Thakeham Furniture - Antique Furniture Shop, Petworth, West Sussex, UK

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Welcome to our shop, Thakeham Furniture, in Petworth, West Sussex, UK. Established in 1987 by Tim and Belinda Chavasse, we are a small family firm specialising in fine English antique furniture from the Georgian and Victorian periods. We stock a good range of 18th and 19th century antique furniture with an emphasis on originality, good colour and patina. Browse our extensive, user friendly website, known as one of the best antique furniture websites in the UK. Thakeham Furniture are members of LAPADA [The London and Provincial Antique Dealers Association], so you can purchase with confidence, as we follow a strict code of practise

 

THAKEHAM BLOG

The Skills of Veneer Laying

Posted on July 17, 2014 by Belinda Chavasse

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Veneering consists of gluing down sheets of thinly cut decorative wood to a solid “carcase” timber. Thin slices of wood, usually thinner than 3 mm (1/8 inch), are sawn from a high quality timber. Before the introduction of machinery, all veneers were cut with a hand saw: the earlier the piece, the thicker the veneer. The carcase wood would be “toothed” with a toothing plane with a serrated iron, to achieve a good surface for the glue; while the glue dried, the veneer would be held in place by a heated caul, or block of wood. Smaller areas, such as crossbanding or inlay were often laid with the use of a veneer hammer.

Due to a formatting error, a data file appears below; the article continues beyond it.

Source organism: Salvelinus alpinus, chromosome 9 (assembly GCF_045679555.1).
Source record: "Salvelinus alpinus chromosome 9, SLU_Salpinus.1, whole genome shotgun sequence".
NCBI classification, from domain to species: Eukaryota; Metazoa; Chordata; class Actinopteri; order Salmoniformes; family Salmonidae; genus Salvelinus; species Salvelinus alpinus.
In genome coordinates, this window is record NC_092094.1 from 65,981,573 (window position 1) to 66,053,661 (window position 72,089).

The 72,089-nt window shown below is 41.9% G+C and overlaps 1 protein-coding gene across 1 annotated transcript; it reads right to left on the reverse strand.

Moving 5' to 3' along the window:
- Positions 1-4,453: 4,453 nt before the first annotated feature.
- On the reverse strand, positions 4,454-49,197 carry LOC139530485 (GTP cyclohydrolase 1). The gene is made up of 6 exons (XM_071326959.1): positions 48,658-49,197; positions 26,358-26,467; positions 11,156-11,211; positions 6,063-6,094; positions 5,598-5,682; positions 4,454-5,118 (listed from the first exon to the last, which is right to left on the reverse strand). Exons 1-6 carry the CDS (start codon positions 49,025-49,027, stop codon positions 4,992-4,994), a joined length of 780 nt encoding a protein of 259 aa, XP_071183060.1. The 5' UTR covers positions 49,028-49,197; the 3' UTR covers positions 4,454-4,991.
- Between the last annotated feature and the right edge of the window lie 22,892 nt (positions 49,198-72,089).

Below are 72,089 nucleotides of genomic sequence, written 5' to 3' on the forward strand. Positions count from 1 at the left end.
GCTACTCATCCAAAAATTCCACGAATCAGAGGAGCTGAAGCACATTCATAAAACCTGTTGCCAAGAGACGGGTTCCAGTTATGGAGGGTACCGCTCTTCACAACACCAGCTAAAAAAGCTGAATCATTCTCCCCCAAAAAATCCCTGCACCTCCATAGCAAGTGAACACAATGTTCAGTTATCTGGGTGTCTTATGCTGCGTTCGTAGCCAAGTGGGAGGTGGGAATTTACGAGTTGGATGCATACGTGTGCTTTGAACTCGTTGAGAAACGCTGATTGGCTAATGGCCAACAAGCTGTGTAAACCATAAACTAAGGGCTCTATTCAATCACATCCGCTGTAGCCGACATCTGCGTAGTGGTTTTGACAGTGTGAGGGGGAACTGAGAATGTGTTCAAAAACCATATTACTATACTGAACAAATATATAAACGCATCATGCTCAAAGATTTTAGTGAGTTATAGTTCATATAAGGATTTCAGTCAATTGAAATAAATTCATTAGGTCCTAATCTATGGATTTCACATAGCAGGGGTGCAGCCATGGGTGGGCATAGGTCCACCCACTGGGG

There is a belief that veneering is an attempt to cover poorer quality woods, that it is a ‘cheaper‘ option and somehow inferior. This couldn’t be further from the truth. The primary reason for veneering was to enable decorative woods to be employed: the figured wood cut from burrs and pollards is notoriously difficult to cut and lay; the wild grain which makes it so attractive results in a very delicate, brittle veneer, calling for the highest quality craftsmanship.

The first veneered furniture used predominantly walnut, but also “oysters” of laburnam or mulberry wood; these were made from cutting cross sections of branch wood. During the 18th century “flame” or “curl” mahogany began to be used extensively as a veneer, The fork of a mahogany tree for “flame”, or the curly “burr” found near the roots of walnut trees, form especially beautiful grain. Wide planks of this type of wood tend to warp and curl, so the technique of veneering allows it to be glued to more stable wood with less attractive grain, for results that are beautiful and durable. Other exotic hardwoods were employed at this time, such as rosewood and satinwood, and veneers continued to be popular throughout the Edwardian period.

 
 
 
 

Tim and Belinda Chavasse
Thakeham Furniture Ltd.
Golden Square Petworth West Sussex
GU28 0AP 01798 342 333